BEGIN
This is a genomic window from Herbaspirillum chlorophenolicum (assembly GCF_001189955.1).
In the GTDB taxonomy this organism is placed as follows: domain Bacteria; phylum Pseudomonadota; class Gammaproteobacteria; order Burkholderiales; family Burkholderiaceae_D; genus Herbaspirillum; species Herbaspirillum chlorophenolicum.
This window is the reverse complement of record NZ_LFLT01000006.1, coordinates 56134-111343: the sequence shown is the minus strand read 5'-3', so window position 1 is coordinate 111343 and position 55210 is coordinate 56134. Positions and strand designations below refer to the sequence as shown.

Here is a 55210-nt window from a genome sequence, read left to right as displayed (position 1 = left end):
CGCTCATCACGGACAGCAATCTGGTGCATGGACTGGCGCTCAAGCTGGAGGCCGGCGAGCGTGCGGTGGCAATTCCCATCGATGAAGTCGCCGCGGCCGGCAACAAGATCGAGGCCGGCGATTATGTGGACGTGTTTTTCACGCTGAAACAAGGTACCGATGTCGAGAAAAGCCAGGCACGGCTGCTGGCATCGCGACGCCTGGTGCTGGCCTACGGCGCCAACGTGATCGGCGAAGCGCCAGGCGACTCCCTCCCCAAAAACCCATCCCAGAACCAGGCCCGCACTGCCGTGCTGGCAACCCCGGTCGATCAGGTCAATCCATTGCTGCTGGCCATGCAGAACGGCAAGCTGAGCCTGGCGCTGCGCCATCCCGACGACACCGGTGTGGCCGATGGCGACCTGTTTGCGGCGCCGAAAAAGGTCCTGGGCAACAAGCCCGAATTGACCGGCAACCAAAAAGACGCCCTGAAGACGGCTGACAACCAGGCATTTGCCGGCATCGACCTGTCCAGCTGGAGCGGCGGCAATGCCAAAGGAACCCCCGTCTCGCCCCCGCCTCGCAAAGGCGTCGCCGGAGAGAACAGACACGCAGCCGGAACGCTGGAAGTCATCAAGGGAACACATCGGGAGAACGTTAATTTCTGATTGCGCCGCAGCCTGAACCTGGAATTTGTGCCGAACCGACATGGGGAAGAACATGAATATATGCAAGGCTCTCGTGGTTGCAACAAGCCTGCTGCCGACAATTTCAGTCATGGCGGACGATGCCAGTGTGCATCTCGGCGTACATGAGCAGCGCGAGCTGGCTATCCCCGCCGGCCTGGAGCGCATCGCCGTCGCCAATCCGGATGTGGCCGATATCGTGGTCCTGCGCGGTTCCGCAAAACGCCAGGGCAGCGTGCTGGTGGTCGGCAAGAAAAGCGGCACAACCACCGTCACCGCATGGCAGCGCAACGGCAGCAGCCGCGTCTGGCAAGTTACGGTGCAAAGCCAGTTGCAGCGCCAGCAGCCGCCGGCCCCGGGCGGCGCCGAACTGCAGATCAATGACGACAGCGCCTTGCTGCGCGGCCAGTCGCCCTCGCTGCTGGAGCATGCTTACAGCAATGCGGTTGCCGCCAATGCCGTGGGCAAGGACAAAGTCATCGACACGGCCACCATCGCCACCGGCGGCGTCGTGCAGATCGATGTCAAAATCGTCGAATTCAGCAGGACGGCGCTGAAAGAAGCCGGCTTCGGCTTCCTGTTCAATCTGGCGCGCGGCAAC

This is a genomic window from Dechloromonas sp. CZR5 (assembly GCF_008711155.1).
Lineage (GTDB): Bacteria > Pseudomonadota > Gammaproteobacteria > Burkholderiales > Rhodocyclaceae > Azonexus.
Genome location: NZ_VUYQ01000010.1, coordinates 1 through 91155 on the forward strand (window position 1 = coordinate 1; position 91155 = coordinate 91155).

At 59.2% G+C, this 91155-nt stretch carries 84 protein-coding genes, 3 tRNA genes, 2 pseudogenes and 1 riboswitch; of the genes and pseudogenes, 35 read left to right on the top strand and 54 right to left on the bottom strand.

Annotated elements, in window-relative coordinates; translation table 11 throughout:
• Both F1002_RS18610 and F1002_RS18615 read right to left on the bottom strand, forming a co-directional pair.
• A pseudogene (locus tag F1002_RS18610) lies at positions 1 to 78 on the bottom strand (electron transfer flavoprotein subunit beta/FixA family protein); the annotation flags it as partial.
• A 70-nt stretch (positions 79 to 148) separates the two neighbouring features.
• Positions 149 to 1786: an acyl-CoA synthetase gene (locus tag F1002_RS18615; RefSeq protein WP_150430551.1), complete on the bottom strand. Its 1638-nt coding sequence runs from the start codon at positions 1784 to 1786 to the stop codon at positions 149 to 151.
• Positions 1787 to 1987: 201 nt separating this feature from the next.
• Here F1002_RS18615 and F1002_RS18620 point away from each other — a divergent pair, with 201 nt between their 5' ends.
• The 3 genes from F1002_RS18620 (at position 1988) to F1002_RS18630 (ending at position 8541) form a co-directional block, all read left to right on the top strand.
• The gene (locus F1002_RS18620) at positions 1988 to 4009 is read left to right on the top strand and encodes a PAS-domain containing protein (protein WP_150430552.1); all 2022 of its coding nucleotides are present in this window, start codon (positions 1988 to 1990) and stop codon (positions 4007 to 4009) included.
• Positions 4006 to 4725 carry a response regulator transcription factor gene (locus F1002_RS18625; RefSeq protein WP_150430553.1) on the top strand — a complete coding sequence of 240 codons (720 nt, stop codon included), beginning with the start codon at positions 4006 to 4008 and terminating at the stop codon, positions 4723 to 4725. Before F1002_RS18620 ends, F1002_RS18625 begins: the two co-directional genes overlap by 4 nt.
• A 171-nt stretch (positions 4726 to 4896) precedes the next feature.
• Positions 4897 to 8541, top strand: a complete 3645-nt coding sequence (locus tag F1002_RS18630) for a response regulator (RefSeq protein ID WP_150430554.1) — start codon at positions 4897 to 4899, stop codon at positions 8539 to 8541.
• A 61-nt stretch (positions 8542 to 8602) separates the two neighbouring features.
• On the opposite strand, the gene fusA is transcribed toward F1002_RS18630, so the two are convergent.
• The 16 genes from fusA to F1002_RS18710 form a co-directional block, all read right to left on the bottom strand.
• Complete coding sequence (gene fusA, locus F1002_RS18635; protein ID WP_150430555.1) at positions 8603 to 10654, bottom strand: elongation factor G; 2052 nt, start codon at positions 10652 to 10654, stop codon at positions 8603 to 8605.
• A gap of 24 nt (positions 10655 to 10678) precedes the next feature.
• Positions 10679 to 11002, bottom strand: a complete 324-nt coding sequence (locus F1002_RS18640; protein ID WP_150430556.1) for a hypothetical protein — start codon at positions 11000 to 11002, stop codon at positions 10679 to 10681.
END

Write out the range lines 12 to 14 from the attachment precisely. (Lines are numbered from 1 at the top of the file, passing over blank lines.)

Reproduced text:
• A pseudogene (locus tag F1002_RS18610) lies at positions 1 to 78 on the bottom strand (electron transfer flavoprotein subunit beta/FixA family protein); the annotation flags it as partial.
• A 70-nt stretch (positions 79 to 148) separates the two neighbouring features.
• Positions 149 to 1786: an acyl-CoA synthetase gene (locus tag F1002_RS18615; RefSeq protein WP_150430551.1), complete on the bottom strand. Its 1638-nt coding sequence runs from the start codon at positions 1784 to 1786 to the stop codon at positions 149 to 151.